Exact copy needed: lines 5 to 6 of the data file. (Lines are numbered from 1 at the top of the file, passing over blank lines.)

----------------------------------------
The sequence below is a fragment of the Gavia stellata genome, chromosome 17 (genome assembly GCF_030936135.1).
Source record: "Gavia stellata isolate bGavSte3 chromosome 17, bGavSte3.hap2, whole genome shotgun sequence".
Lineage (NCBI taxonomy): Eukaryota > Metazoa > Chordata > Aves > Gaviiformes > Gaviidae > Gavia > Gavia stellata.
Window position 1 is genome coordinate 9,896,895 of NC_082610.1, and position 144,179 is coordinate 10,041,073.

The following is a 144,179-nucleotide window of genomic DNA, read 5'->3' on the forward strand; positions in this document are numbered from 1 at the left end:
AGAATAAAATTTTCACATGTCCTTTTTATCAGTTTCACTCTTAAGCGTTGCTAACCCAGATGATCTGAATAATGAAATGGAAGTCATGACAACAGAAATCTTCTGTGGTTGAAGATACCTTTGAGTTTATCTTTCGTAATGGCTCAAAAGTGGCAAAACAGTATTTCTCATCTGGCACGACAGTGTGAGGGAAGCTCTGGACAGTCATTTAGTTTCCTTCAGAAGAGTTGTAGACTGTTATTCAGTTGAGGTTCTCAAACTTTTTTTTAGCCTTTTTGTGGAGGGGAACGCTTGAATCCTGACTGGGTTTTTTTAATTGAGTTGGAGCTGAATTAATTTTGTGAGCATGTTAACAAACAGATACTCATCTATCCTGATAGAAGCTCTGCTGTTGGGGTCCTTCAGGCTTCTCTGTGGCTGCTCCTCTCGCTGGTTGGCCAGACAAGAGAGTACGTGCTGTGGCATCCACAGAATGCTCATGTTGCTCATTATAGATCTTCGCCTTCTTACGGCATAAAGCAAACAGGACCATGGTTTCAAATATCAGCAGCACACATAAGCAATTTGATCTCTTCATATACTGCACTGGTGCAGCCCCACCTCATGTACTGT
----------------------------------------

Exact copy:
The following is a 144,179-nucleotide window of genomic DNA, read 5'->3' on the forward strand; positions in this document are numbered from 1 at the left end:
AGAATAAAATTTTCACATGTCCTTTTTATCAGTTTCACTCTTAAGCGTTGCTAACCCAGATGATCTGAATAATGAAATGGAAGTCATGACAACAGAAATCTTCTGTGGTTGAAGATACCTTTGAGTTTATCTTTCGTAATGGCTCAAAAGTGGCAAAACAGTATTTCTCATCTGGCACGACAGTGTGAGGGAAGCTCTGGACAGTCATTTAGTTTCCTTCAGAAGAGTTGTAGACTGTTATTCAGTTGAGGTTCTCAAACTTTTTTTTAGCCTTTTTGTGGAGGGGAACGCTTGAATCCTGACTGGGTTTTTTTAATTGAGTTGGAGCTGAATTAATTTTGTGAGCATGTTAACAAACAGATACTCATCTATCCTGATAGAAGCTCTGCTGTTGGGGTCCTTCAGGCTTCTCTGTGGCTGCTCCTCTCGCTGGTTGGCCAGACAAGAGAGTACGTGCTGTGGCATCCACAGAATGCTCATGTTGCTCATTATAGATCTTCGCCTTCTTACGGCATAAAGCAAACAGGACCATGGTTTCAAATATCAGCAGCACACATAAGCAATTTGATCTCTTCATATACTGCACTGGTGCAGCCCCACCTCATGTACTGT